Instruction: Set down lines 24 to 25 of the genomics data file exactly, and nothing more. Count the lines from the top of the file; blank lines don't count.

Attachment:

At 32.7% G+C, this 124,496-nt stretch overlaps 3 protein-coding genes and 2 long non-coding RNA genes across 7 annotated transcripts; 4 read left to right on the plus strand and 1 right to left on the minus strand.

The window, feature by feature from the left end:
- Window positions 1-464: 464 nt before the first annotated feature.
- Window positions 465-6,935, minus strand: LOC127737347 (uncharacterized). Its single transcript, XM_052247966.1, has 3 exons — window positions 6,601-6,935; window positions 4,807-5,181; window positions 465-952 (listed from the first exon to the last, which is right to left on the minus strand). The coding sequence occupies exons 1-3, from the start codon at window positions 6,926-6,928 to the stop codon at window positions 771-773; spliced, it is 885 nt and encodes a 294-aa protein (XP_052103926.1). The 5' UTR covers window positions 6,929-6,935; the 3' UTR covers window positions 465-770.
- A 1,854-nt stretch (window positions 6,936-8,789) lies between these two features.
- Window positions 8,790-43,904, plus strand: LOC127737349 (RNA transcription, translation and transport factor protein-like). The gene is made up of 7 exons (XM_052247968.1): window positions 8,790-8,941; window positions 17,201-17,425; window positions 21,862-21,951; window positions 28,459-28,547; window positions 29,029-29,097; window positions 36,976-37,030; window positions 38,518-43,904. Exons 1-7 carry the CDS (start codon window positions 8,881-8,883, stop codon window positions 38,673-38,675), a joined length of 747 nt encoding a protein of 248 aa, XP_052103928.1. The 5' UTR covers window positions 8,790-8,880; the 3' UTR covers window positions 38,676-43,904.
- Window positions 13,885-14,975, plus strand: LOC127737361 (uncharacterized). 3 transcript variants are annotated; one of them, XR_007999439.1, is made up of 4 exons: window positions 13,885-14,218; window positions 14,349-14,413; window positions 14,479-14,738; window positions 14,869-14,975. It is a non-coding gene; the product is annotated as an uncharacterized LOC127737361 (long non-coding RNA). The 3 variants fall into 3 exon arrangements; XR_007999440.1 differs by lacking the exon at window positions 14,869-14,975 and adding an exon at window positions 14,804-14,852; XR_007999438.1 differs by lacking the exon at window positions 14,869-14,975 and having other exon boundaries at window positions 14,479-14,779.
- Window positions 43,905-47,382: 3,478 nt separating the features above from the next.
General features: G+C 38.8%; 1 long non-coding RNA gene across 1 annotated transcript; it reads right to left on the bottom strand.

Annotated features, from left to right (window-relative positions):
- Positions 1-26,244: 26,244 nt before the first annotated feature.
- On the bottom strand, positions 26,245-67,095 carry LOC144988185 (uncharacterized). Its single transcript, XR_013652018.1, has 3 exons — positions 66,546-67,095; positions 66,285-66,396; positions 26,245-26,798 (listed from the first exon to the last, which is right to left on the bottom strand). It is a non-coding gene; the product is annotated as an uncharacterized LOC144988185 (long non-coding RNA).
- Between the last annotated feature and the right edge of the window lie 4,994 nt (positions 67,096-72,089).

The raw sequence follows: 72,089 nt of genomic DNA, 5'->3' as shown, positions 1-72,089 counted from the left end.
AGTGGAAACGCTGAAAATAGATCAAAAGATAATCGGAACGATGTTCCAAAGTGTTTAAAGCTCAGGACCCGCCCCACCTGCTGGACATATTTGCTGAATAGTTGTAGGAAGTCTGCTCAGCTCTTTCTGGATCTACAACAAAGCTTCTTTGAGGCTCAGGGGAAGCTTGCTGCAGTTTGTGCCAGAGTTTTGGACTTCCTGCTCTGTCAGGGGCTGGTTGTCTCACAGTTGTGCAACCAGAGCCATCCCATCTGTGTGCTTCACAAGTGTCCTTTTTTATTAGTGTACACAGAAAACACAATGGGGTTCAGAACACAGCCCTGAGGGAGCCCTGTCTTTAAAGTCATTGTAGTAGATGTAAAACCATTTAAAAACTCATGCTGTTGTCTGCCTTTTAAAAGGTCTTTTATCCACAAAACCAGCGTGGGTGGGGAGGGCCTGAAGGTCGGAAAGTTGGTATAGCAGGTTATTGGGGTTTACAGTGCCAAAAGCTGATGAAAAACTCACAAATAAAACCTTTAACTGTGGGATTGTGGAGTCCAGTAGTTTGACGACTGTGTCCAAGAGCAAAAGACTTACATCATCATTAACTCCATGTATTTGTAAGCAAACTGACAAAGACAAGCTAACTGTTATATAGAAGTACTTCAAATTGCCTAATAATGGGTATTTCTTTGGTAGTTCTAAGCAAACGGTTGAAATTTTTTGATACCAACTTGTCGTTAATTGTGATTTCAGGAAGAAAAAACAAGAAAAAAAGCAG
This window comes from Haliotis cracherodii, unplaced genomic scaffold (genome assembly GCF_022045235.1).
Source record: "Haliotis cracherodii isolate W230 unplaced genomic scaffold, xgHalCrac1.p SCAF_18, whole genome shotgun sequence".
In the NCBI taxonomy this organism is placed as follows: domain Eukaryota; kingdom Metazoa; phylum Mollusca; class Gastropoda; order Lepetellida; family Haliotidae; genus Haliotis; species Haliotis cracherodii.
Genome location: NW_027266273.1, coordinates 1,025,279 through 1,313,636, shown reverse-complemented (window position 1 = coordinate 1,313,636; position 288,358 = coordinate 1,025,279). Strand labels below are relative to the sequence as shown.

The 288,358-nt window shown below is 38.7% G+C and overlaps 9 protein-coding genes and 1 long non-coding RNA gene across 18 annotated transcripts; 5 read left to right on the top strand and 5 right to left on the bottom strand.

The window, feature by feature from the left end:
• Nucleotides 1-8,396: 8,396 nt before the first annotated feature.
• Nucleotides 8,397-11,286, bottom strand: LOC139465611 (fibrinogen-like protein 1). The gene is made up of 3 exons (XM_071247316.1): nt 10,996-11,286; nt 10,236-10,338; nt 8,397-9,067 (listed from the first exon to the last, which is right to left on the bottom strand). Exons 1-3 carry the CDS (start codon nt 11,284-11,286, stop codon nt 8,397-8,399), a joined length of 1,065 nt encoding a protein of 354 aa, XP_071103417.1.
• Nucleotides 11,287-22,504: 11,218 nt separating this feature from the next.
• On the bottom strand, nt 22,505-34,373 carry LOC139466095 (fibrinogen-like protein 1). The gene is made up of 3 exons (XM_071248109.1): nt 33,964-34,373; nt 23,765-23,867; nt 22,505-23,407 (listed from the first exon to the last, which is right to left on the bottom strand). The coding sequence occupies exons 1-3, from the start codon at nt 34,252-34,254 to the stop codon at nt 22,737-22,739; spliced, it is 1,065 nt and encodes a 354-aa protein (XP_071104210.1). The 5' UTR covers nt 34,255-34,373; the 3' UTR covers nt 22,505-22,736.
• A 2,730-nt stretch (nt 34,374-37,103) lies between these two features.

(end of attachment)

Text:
• Nucleotides 11,287-22,504: 11,218 nt separating this feature from the next.
• On the bottom strand, nt 22,505-34,373 carry LOC139466095 (fibrinogen-like protein 1). The gene is made up of 3 exons (XM_071248109.1): nt 33,964-34,373; nt 23,765-23,867; nt 22,505-23,407 (listed from the first exon to the last, which is right to left on the bottom strand). The coding sequence occupies exons 1-3, from the start codon at nt 34,252-34,254 to the stop codon at nt 22,737-22,739; spliced, it is 1,065 nt and encodes a 354-aa protein (XP_071104210.1). The 5' UTR covers nt 34,255-34,373; the 3' UTR covers nt 22,505-22,736.